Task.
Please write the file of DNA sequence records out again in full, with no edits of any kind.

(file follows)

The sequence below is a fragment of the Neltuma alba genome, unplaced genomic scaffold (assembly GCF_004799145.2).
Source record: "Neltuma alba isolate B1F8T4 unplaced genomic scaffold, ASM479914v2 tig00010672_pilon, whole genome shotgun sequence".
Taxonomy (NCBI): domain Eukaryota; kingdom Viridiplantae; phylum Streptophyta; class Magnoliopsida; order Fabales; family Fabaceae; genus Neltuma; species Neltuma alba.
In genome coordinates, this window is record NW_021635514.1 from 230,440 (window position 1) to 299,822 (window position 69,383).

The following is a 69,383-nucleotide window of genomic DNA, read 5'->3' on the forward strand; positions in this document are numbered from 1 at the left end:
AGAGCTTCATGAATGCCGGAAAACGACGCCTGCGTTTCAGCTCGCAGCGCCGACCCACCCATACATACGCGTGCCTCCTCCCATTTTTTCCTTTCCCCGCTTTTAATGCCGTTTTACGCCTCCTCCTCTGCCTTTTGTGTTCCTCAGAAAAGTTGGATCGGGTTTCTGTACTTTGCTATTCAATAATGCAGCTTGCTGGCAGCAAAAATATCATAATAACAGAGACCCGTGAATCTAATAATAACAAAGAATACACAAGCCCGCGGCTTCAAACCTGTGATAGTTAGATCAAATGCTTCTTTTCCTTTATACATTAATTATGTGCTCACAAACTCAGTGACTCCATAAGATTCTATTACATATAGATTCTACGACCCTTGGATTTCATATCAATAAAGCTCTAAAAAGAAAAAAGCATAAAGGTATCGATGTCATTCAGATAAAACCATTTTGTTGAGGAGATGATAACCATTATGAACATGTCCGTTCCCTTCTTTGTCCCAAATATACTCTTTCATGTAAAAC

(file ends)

The sequence below is a fragment of the Neltuma alba genome, unplaced genomic scaffold (assembly GCF_004799145.2).
Source record: "Neltuma alba isolate B1F8T4 unplaced genomic scaffold, ASM479914v2 tig00010672_pilon, whole genome shotgun sequence".
Taxonomy (NCBI): domain Eukaryota; kingdom Viridiplantae; phylum Streptophyta; class Magnoliopsida; order Fabales; family Fabaceae; genus Neltuma; species Neltuma alba.
In genome coordinates, this window is record NW_021635514.1 from 230,440 (window position 1) to 299,822 (window position 69,383).

The following is a 69,383-nucleotide window of genomic DNA, read 5'->3' on the forward strand; positions in this document are numbered from 1 at the left end:
AGAGCTTCATGAATGCCGGAAAACGACGCCTGCGTTTCAGCTCGCAGCGCCGACCCACCCATACATACGCGTGCCTCCTCCCATTTTTTCCTTTCCCCGCTTTTAATGCCGTTTTACGCCTCCTCCTCTGCCTTTTGTGTTCCTCAGAAAAGTTGGATCGGGTTTCTGTACTTTGCTATTCAATAATGCAGCTTGCTGGCAGCAAAAATATCATAATAACAGAGACCCGTGAATCTAATAATAACAAAGAATACACAAGCCCGCGGCTTCAAACCTGTGATAGTTAGATCAAATGCTTCTTTTCCTTTATACATTAATTATGTGCTCACAAACTCAGTGACTCCATAAGATTCTATTACATATAGATTCTACGACCCTTGGATTTCATATCAATAAAGCTCTAAAAAGAAAAAAGCATAAAGGTATCGATGTCATTCAGATAAAACCATTTTGTTGAGGAGATGATAACCATTATGAACATGTCCGTTCCCTTCTTTGTCCCAAATATACTCTTTCATGTAAAAC